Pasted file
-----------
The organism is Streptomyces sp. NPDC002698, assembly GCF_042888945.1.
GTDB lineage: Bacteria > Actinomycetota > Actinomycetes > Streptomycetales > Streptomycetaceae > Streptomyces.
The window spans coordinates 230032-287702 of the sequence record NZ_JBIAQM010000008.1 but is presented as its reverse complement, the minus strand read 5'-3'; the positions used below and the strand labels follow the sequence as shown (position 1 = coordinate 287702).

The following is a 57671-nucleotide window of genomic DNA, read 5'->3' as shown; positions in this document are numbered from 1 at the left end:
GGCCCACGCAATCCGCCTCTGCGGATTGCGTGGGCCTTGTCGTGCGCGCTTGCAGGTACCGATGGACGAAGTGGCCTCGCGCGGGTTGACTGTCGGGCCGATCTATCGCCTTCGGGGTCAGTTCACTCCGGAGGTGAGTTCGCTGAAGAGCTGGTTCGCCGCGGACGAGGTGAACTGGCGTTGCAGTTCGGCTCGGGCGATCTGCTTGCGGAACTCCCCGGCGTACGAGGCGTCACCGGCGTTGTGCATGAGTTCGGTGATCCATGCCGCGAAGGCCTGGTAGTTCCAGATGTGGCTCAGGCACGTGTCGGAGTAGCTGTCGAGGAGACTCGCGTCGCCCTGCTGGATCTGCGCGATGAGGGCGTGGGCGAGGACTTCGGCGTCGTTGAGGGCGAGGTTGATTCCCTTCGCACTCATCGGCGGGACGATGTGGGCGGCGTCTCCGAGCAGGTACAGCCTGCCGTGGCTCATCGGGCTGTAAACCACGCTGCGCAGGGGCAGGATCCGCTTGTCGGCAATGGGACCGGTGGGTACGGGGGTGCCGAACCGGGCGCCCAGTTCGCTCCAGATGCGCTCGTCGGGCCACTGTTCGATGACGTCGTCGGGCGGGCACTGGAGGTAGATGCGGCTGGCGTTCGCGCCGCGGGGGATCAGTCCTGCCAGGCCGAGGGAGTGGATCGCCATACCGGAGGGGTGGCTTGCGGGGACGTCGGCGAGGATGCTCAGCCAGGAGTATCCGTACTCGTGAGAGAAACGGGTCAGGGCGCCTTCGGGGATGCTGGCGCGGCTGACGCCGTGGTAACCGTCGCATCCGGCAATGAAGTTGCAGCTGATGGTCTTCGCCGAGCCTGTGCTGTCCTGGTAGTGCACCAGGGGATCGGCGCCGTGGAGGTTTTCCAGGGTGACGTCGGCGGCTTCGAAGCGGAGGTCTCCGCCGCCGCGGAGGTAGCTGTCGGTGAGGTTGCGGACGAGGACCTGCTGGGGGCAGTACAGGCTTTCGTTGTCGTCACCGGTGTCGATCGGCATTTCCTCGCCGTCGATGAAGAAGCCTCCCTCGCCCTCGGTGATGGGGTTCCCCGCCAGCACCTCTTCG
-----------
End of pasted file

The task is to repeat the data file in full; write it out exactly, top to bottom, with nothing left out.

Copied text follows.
The organism is Streptomyces sp. NPDC002698, assembly GCF_042888945.1.
GTDB lineage: Bacteria > Actinomycetota > Actinomycetes > Streptomycetales > Streptomycetaceae > Streptomyces.
The window spans coordinates 230032-287702 of the sequence record NZ_JBIAQM010000008.1 but is presented as its reverse complement, the minus strand read 5'-3'; the positions used below and the strand labels follow the sequence as shown (position 1 = coordinate 287702).

The following is a 57671-nucleotide window of genomic DNA, read 5'->3' as shown; positions in this document are numbered from 1 at the left end:
GGCCCACGCAATCCGCCTCTGCGGATTGCGTGGGCCTTGTCGTGCGCGCTTGCAGGTACCGATGGACGAAGTGGCCTCGCGCGGGTTGACTGTCGGGCCGATCTATCGCCTTCGGGGTCAGTTCACTCCGGAGGTGAGTTCGCTGAAGAGCTGGTTCGCCGCGGACGAGGTGAACTGGCGTTGCAGTTCGGCTCGGGCGATCTGCTTGCGGAACTCCCCGGCGTACGAGGCGTCACCGGCGTTGTGCATGAGTTCGGTGATCCATGCCGCGAAGGCCTGGTAGTTCCAGATGTGGCTCAGGCACGTGTCGGAGTAGCTGTCGAGGAGACTCGCGTCGCCCTGCTGGATCTGCGCGATGAGGGCGTGGGCGAGGACTTCGGCGTCGTTGAGGGCGAGGTTGATTCCCTTCGCACTCATCGGCGGGACGATGTGGGCGGCGTCTCCGAGCAGGTACAGCCTGCCGTGGCTCATCGGGCTGTAAACCACGCTGCGCAGGGGCAGGATCCGCTTGTCGGCAATGGGACCGGTGGGTACGGGGGTGCCGAACCGGGCGCCCAGTTCGCTCCAGATGCGCTCGTCGGGCCACTGTTCGATGACGTCGTCGGGCGGGCACTGGAGGTAGATGCGGCTGGCGTTCGCGCCGCGGGGGATCAGTCCTGCCAGGCCGAGGGAGTGGATCGCCATACCGGAGGGGTGGCTTGCGGGGACGTCGGCGAGGATGCTCAGCCAGGAGTATCCGTACTCGTGAGAGAAACGGGTCAGGGCGCCTTCGGGGATGCTGGCGCGGCTGACGCCGTGGTAACCGTCGCATCCGGCAATGAAGTTGCAGCTGATGGTCTTCGCCGAGCCTGTGCTGTCCTGGTAGTGCACCAGGGGATCGGCGCCGTGGAGGTTTTCCAGGGTGACGTCGGCGGCTTCGAAGCGGAGGTCTCCGCCGCCGCGGAGGTAGCTGTCGGTGAGGTTGCGGACGAGGACCTGCTGGGGGCAGTACAGGCTTTCGTTGTCGTCACCGGTGTCGATCGGCATTTCCTCGCCGTCGATGAAGAAGCCTCCCTCGCCCTCGGTGATGGGGTTCCCCGCCAGCACCTCTTCG